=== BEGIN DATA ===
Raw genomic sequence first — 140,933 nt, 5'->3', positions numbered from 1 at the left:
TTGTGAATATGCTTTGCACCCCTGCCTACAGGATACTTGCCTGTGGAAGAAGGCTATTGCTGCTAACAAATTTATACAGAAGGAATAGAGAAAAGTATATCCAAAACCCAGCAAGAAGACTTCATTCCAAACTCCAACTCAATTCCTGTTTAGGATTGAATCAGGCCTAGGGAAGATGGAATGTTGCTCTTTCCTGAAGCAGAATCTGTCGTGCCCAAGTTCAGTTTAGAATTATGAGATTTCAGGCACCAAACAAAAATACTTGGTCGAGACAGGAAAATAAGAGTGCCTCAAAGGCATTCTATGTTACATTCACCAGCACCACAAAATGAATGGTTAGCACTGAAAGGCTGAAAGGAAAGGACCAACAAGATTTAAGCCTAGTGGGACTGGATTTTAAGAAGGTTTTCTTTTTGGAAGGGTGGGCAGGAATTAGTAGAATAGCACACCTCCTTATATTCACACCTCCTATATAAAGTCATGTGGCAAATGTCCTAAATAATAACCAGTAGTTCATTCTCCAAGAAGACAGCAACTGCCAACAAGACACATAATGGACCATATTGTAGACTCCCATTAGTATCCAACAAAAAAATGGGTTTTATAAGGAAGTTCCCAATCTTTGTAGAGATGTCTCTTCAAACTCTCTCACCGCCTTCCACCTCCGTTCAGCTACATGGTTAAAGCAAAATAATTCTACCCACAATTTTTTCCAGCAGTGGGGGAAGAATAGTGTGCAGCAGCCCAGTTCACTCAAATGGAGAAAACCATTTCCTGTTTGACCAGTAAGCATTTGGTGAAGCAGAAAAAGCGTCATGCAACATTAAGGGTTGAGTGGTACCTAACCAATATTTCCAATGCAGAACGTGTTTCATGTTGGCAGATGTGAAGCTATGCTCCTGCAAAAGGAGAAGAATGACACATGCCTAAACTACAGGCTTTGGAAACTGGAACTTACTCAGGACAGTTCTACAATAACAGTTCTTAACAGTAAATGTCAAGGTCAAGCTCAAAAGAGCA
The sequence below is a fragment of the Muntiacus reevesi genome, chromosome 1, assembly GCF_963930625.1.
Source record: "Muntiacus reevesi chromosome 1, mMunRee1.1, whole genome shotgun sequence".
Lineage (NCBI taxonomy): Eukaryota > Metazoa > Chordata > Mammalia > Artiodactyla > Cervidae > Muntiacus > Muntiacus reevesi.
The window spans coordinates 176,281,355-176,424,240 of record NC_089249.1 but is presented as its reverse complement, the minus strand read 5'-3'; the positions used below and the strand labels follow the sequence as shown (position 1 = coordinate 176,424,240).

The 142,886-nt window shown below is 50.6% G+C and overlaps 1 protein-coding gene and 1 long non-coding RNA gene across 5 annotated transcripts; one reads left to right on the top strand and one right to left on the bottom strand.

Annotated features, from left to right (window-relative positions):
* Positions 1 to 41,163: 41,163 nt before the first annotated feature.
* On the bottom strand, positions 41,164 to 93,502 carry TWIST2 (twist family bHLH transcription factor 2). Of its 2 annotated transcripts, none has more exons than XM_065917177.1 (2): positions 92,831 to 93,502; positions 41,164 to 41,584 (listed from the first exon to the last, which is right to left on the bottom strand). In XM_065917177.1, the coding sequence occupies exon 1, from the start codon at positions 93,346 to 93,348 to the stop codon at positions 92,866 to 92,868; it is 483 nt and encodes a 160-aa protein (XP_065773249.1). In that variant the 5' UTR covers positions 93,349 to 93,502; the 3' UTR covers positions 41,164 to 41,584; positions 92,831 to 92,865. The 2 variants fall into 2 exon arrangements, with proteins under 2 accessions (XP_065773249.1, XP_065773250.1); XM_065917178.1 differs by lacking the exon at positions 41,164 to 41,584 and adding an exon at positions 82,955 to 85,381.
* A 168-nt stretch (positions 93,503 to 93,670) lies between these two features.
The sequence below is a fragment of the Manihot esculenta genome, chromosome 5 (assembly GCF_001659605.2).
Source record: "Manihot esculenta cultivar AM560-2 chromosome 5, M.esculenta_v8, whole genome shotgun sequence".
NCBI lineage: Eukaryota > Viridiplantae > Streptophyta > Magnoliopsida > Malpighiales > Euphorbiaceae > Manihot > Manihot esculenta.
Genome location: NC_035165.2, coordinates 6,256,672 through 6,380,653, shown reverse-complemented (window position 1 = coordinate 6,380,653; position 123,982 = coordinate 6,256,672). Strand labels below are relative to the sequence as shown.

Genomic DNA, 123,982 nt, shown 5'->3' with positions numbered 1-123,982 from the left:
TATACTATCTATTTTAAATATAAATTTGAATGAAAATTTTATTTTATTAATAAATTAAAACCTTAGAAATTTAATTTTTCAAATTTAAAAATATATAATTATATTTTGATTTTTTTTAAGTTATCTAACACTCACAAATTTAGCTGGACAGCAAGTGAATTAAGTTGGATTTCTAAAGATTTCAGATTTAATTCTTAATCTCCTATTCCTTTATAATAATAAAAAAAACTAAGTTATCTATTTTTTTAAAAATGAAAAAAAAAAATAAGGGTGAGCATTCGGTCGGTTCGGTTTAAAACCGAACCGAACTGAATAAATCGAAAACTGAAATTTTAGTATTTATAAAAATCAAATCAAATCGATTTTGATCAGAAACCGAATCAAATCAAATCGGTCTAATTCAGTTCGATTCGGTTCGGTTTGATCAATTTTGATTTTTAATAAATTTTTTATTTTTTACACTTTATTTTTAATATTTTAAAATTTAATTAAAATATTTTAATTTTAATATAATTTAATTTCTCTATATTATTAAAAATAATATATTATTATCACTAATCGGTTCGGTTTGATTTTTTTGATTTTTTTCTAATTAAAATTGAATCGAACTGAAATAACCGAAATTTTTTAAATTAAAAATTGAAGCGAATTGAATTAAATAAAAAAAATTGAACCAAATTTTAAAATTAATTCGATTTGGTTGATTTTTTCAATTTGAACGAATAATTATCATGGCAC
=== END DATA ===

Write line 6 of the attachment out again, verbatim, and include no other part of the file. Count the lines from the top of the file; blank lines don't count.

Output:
The window spans coordinates 176,281,355-176,424,240 of record NC_089249.1 but is presented as its reverse complement, the minus strand read 5'-3'; the positions used below and the strand labels follow the sequence as shown (position 1 = coordinate 176,424,240).